MANSFIELD -- Finally, there is some good news, at least locally, when it comes to the Coronavirus.

Test results were negative for the two Miami University students who were examined for the virus. There have been no cases reported in Ohio.

According to Reed Richmond, Public Information Officer of Richland Public Health, there have been 14,411 cases reported in China with 304 deaths. Of that number, 2,110 of the existing cases are considered severe.

Worldwide, there are 146 cases in 23 other countries (including the 8 cases in the United States in five states). There has been one death so far outside of China.

In the U.S., the CDC is currently investigating 121 cases and has had 114 cases that have tested negative. The number of states with patients under investigation is 36.

The two students at Miami University (Ohio) that were cases under investigation tested negative. At this time there are no cases under investigation in Ohio.

The World Health Organization declares coronavirus a global health threat citing the potential of the virus to spread to other countries not prepared to deal with the contagion.

On Jan. 31, the U.S. Department of State has issued a Level 4 Travel Advisory for China: do not travel to China due to 2019-nCoV.

This is a rapidly evolving situation. Businesses should be advised that the U.S. State Department has issued a Level 4 Travel Advisory: Do Not Travel to China.


December 31, 2019: the World Health Organization was alerted to several cases of pneumonia in Wuhan City (population of 11 million), Hubei Province of China. The virus did not match any other known virus.

January 7, 2020: Chinese authorities confirmed that they had identified a new virus. The new virus is a coronavirus, which is a family of viruses that include the common cold, and viruses such as SARS and MERS. This new virus was temporarily named “2019-nCoV.”

January 17, 2020: The United States starts screening travelers arriving from Wuhan, China

January 21, 2020: First case in the United States is reported in Washington state.

January 24, 2020: Chinese authorities quarantine five cities in the Hubei Province which has a population of 58.5 million.

January 27, 2020: The number of cases of coronavirus exceeds those from the SARS outbreak in 2002-03 which caused 800 deaths.

January 28, 2020: Two students at Miami University (Ohio) are isolated after one reported to the student health center feeling ill. Both had travelled to China. Samples are sent to the CDC for testing (Case under investigation). Both eventually tested negative.

January 29, 2020: First person to person case reported in the U.S. (Chicago)

January 30, 2020: WHO declares coronavirus a “public health emergency of international concern.”

January 31, 2020: The U.S. Department of State has issued a Level 4 Travel Advisory for China: do not travel to China due to 2019-nCoV.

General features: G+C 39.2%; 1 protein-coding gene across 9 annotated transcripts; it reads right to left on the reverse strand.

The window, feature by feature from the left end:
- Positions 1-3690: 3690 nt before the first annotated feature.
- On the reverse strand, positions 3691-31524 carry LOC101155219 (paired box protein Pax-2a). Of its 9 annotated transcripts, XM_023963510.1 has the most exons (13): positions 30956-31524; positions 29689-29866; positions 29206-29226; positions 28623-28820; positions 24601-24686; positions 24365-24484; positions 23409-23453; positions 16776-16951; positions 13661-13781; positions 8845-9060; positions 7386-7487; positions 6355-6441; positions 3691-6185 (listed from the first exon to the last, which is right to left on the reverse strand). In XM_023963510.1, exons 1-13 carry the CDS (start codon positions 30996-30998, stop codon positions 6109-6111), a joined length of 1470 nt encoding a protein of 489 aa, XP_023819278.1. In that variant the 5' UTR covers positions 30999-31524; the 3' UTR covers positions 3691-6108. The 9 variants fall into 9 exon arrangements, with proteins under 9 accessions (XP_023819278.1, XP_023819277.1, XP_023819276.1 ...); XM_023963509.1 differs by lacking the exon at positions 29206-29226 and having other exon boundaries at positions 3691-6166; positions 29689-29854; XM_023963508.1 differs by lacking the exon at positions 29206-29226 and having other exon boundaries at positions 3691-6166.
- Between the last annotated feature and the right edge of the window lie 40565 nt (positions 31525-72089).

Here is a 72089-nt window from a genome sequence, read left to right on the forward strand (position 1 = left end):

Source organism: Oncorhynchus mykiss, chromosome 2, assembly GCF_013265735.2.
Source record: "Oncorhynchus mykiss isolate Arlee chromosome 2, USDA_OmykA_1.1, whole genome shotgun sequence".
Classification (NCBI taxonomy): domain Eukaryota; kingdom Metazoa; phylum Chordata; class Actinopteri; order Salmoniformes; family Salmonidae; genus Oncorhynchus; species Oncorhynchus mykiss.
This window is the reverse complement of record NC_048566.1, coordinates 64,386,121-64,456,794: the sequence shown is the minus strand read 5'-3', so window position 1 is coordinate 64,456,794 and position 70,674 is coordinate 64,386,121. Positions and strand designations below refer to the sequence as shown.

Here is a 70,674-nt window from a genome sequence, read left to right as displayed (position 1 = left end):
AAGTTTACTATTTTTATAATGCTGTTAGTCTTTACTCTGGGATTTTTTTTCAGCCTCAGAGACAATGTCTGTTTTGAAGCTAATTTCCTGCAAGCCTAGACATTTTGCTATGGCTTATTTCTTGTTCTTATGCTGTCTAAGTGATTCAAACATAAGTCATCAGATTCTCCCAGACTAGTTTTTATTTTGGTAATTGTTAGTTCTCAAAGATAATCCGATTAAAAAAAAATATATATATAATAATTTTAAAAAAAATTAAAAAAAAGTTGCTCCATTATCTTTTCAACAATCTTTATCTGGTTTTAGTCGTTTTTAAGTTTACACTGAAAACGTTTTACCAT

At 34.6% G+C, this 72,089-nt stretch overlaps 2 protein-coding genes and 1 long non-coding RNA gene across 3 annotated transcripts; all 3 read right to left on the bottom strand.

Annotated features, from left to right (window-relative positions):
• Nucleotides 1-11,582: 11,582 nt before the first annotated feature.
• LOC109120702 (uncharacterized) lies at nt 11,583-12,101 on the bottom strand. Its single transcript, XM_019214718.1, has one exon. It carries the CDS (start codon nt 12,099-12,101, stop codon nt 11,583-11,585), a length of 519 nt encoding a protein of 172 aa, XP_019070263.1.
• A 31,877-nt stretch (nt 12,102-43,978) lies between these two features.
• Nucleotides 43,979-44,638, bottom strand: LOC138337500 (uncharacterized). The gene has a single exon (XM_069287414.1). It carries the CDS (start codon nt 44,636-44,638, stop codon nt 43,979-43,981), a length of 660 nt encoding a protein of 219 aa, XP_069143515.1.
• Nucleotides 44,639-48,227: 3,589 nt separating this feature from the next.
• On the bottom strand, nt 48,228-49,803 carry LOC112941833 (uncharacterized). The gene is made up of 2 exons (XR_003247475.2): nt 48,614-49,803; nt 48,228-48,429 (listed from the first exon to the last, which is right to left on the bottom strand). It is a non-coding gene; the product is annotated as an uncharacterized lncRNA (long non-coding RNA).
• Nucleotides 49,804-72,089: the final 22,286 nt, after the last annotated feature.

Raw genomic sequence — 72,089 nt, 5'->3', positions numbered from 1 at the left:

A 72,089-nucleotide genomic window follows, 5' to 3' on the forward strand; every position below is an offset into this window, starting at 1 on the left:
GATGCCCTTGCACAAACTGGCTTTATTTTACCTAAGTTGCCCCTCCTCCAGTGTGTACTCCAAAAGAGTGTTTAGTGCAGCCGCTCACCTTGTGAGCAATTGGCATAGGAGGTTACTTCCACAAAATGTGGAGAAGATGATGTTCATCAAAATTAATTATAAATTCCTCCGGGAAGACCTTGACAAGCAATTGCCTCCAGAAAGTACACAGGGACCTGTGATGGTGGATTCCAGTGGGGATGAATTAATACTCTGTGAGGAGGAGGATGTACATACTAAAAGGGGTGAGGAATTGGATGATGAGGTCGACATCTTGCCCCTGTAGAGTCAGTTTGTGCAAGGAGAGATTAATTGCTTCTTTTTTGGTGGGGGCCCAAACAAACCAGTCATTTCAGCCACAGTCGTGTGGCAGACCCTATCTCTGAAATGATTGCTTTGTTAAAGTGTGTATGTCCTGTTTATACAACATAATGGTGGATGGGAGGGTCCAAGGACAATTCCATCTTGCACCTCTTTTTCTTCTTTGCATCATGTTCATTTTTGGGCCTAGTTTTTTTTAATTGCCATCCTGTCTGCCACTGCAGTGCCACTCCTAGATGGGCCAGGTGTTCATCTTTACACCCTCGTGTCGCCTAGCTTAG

Best sources for information remain and

The following information is from the Ohio Department of Health

If you traveled to affected areas outside the U.S. where 2019-nCoV outbreaks have been identified (e.g. Wuhan, China) and feel sick with fever, cough, or difficulty breathing, you should:

Seek medical care right away. Before you go to a doctor’s office or emergency room, call ahead and tell them about your recent travel and your symptoms.

Avoid contact with others.

Not travel while sick.

Cover your mouth and nose with a tissue or your sleeve (not your hands) when coughing or sneezing.

Wash hands often with soap and water for at least 20 seconds. Use an alcohol-based hand sanitizer if soap and water are not available.

What happens if a case is reported?

A case or suspected case of 2019-nCoV is reported to a local health department.

The local health department alerts the ODH.

ODH reports to the CDC.

Currently, testing for this virus must take place at CDC.

What can you do to protect yourself?

The most effective means of protection is the same as those things that prevent other illness such as flu:

Cover coughs/sneezes with your arm.

Get plenty of rest. Sleep is shown to help your body fight off illness.

Eat a balanced diet including plenty of vegetables, fruits and whole grain products.

Wash hands often with soap and water for at least 20 seconds. Use an alcohol-based hand sanitizer if soap and water are not available.

Try not to touch your eyes, nose, and mouth. Germs are often spread this way.

Avoid exposure to others who are sick.

Stay home when you are ill. Keep sick children home from school or child care.

What is public health doing to protect Ohioans?

Ohio’s public health system includes a team of local and state partners who perform daily monitoring of reportable diseases, including 2019-nCoV (educating about what public health does).

ODH is monitoring this situation, in lockstep with the CDC, and will be ready to respond if a case should be reported in Ohio.

CDC considers US risk low at this time.

Several fact sheets and other informational documents have been prepared and collected by ODH, and media, stakeholders, and the public can access them at the ODH website at As this is a rapidly changing situation, this is the best way to get the most up-to-date information.

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